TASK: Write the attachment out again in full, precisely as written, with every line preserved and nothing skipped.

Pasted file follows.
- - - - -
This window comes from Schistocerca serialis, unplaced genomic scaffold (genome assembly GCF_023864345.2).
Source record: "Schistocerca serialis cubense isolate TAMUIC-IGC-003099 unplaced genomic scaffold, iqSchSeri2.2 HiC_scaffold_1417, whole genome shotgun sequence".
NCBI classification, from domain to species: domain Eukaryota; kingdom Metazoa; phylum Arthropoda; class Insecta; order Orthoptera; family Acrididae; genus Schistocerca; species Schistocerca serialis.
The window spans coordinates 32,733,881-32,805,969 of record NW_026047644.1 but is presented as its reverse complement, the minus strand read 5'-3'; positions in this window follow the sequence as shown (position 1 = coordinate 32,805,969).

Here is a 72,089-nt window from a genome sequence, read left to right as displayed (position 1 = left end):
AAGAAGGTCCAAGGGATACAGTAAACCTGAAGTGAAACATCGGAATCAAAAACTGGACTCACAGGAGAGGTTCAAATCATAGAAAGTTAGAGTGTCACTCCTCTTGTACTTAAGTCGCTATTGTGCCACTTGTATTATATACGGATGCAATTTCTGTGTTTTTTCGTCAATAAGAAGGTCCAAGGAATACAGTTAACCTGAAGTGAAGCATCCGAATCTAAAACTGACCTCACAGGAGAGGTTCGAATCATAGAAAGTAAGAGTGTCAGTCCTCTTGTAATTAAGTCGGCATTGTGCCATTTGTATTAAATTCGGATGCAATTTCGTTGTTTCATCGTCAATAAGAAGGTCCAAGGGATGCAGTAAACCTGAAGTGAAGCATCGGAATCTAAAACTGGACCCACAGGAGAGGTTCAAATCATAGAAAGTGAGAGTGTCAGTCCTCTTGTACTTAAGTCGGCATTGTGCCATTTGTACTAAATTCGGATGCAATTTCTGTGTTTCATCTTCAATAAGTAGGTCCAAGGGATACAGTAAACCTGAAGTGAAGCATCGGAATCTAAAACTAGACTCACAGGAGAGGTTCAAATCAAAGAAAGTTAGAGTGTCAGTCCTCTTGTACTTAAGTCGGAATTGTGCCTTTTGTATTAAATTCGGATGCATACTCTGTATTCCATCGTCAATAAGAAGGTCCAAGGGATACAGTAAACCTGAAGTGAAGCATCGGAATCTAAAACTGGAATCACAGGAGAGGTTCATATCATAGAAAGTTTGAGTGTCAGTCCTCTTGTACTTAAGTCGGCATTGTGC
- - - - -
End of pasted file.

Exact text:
This window comes from Schistocerca serialis, unplaced genomic scaffold (genome assembly GCF_023864345.2).
Source record: "Schistocerca serialis cubense isolate TAMUIC-IGC-003099 unplaced genomic scaffold, iqSchSeri2.2 HiC_scaffold_1417, whole genome shotgun sequence".
NCBI classification, from domain to species: domain Eukaryota; kingdom Metazoa; phylum Arthropoda; class Insecta; order Orthoptera; family Acrididae; genus Schistocerca; species Schistocerca serialis.
The window spans coordinates 32,733,881-32,805,969 of record NW_026047644.1 but is presented as its reverse complement, the minus strand read 5'-3'; positions in this window follow the sequence as shown (position 1 = coordinate 32,805,969).

Here is a 72,089-nt window from a genome sequence, read left to right as displayed (position 1 = left end):
AAGAAGGTCCAAGGGATACAGTAAACCTGAAGTGAAACATCGGAATCAAAAACTGGACTCACAGGAGAGGTTCAAATCATAGAAAGTTAGAGTGTCACTCCTCTTGTACTTAAGTCGCTATTGTGCCACTTGTATTATATACGGATGCAATTTCTGTGTTTTTTCGTCAATAAGAAGGTCCAAGGAATACAGTTAACCTGAAGTGAAGCATCCGAATCTAAAACTGACCTCACAGGAGAGGTTCGAATCATAGAAAGTAAGAGTGTCAGTCCTCTTGTAATTAAGTCGGCATTGTGCCATTTGTATTAAATTCGGATGCAATTTCGTTGTTTCATCGTCAATAAGAAGGTCCAAGGGATGCAGTAAACCTGAAGTGAAGCATCGGAATCTAAAACTGGACCCACAGGAGAGGTTCAAATCATAGAAAGTGAGAGTGTCAGTCCTCTTGTACTTAAGTCGGCATTGTGCCATTTGTACTAAATTCGGATGCAATTTCTGTGTTTCATCTTCAATAAGTAGGTCCAAGGGATACAGTAAACCTGAAGTGAAGCATCGGAATCTAAAACTAGACTCACAGGAGAGGTTCAAATCAAAGAAAGTTAGAGTGTCAGTCCTCTTGTACTTAAGTCGGAATTGTGCCTTTTGTATTAAATTCGGATGCATACTCTGTATTCCATCGTCAATAAGAAGGTCCAAGGGATACAGTAAACCTGAAGTGAAGCATCGGAATCTAAAACTGGAATCACAGGAGAGGTTCATATCATAGAAAGTTTGAGTGTCAGTCCTCTTGTACTTAAGTCGGCATTGTGC